Impressions of twined fabrics or mats were discovered in late Early Archaic deposits at Modoc Rock Shelter (see image above). Archaic Period people made these fabrics between 8,100 and 8,000 RCYBP. They used a technique called spaced twining. They made the flat, vertical elements from cane or the inner bark of a tree.  They used twisted cordage made from plant fibers to wrap the vertical elements at evenly spaced intervals. Impressions such as these are found in hardened sediments at other Archaic Period sites.

Archaic Period people made ornaments from bone, shell, and perishable materials. We know that feathers were used to decorate objects. The dry shelters in northwestern Arkansas included a remnant of a feather cloak from Blowing Spring Rockshelter and a stick with a feather affixed to the top from Bonebrake Bluff Rockshelter.


Archaeologists recovered these crutch-top pins from the Koster site. Late Middle Archaic Period people in the base camp may have worn these pins in their hair or on their clothes. The fronts and backs of both pins are shown. Images taken by Bonnie Styles.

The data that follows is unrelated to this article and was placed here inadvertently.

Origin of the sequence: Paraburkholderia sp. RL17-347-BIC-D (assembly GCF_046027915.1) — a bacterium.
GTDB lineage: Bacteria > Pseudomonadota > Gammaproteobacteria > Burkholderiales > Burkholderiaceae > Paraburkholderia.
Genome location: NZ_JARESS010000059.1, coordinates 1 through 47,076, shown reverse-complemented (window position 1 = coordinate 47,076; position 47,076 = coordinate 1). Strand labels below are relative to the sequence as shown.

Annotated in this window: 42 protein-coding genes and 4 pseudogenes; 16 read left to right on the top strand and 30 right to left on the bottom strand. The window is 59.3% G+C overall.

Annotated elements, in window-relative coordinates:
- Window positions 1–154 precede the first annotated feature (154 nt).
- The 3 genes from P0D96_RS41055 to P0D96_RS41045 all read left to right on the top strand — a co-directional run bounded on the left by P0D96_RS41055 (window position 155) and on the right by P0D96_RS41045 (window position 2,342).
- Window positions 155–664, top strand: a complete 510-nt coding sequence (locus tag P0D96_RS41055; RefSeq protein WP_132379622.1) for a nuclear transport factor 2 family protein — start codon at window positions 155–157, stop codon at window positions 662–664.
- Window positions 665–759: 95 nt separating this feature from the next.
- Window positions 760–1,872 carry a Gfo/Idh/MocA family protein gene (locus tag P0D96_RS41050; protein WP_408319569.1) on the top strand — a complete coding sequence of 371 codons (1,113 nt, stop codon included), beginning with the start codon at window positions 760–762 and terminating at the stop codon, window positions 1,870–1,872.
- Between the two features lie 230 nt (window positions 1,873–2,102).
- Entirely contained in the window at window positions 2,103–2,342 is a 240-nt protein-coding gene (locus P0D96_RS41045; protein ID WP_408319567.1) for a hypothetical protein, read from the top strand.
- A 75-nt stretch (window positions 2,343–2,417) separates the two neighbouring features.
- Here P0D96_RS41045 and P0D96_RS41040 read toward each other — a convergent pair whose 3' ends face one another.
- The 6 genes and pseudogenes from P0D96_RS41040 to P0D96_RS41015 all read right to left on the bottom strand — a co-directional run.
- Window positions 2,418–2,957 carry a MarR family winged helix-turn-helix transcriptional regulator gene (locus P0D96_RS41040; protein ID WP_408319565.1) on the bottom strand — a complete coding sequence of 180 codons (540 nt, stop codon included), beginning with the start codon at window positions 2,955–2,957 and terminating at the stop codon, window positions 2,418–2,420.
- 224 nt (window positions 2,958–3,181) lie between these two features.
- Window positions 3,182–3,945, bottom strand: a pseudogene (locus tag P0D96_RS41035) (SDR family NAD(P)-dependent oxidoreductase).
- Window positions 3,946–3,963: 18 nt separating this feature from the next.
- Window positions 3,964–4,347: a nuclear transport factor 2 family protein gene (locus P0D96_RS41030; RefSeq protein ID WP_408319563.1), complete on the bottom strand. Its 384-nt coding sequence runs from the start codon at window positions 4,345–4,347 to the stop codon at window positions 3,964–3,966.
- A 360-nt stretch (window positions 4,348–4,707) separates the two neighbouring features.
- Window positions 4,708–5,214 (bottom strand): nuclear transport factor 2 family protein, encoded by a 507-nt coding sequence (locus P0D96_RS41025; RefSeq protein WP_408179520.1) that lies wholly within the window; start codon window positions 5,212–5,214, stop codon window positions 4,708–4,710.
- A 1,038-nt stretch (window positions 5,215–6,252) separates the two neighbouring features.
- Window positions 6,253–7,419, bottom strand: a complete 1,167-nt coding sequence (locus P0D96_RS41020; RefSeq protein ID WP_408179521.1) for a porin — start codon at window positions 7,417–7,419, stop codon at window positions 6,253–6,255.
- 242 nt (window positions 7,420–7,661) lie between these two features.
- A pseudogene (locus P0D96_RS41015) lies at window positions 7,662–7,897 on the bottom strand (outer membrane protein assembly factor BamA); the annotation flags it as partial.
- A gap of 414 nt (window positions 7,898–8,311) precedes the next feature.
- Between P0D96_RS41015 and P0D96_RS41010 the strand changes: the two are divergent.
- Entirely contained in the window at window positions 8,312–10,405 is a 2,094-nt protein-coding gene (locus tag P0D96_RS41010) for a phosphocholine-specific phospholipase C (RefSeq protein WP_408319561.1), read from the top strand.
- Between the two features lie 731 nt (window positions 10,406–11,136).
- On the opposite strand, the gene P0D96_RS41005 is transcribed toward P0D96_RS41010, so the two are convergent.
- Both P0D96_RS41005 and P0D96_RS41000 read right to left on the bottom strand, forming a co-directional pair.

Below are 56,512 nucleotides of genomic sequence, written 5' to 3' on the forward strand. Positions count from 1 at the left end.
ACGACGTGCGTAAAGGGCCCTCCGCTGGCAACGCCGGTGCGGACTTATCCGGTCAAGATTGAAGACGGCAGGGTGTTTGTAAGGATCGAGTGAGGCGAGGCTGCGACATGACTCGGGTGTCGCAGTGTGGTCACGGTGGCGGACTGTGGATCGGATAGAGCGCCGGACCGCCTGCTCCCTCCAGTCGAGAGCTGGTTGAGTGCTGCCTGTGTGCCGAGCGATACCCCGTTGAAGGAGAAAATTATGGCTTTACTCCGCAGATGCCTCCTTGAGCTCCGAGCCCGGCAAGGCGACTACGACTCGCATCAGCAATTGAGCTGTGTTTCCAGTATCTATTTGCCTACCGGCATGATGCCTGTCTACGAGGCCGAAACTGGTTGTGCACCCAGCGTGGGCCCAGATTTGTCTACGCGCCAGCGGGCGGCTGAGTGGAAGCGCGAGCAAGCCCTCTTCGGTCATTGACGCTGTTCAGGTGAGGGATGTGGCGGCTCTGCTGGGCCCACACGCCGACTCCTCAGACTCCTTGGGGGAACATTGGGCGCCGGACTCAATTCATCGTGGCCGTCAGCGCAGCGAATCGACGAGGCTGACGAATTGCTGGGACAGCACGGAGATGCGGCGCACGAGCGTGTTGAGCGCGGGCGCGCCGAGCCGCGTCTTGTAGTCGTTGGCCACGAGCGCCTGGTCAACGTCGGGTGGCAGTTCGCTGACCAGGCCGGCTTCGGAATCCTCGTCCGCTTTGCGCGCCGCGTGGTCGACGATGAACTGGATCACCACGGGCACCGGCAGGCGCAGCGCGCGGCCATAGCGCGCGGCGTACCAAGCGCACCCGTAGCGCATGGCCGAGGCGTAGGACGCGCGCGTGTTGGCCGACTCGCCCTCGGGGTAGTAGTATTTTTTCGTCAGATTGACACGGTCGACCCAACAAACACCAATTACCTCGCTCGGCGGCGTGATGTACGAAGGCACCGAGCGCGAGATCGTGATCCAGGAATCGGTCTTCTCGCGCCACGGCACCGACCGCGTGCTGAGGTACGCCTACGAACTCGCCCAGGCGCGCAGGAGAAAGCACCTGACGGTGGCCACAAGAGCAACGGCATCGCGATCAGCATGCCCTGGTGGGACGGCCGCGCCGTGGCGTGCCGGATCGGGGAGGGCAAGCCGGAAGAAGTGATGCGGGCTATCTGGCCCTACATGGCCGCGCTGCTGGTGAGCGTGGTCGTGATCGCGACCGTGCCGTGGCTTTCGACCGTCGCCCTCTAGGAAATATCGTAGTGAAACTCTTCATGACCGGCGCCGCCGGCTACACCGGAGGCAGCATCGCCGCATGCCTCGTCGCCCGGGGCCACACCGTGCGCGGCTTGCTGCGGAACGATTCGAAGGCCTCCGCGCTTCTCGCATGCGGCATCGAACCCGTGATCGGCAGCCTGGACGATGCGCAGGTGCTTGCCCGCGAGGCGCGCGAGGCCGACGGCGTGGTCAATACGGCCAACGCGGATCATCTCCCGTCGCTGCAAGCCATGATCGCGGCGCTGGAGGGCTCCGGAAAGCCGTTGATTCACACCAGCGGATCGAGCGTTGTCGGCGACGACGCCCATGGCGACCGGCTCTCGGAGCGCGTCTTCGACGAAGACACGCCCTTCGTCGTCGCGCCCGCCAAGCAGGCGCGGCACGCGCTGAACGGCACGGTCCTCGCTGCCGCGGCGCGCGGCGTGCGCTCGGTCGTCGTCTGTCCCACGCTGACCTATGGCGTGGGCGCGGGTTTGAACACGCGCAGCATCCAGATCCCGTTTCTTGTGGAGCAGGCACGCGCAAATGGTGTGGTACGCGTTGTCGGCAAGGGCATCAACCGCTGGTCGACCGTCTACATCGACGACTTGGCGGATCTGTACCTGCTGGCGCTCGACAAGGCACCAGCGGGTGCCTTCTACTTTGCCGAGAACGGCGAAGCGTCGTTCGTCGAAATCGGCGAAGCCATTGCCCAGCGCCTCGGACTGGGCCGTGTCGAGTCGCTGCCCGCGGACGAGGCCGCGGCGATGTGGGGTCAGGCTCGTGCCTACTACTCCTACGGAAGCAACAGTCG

Archaic Period people made numerous ornaments from bone and shell.  They made distinctive bone pins during late Middle Archaic. They ground the pins into different shapes and polished them to a high gloss. We find these types of pins at Koster and Modoc Rock Shelter.

They sometimes engraved geometric designs on the pins. The designs include lines, dots, diamonds, and zig zags. Archaic Period people may have worn the pins in their hair and used them as pins on their clothing. We recovered similar forms of pins and types of designs at Modoc and Koster.

Dr. Richard Jeffries studied the distribution of these distinctive pins across the southern Midwestern United States to explore regional social interaction and integration in the late Middle Archaic. Dr. Jeffries observed that the shape of the pin and style of engraving “are culture-based decisions made by the manufacturer.” He chose to study the bone pins because these objects are relatively easy to modify and decorate. The patterning in forms and styles has great potential to yield social information about interactions among groups across a region.

Several archaeologists had argued that living in one place for a longer time in the late Middle Archaic base camps, created a need for greater social interaction and integration with other groups across a region. The development of more formal social networks with other groups would help keep interactions and information flow among groups that used to be maintained by seasonal movements of camps.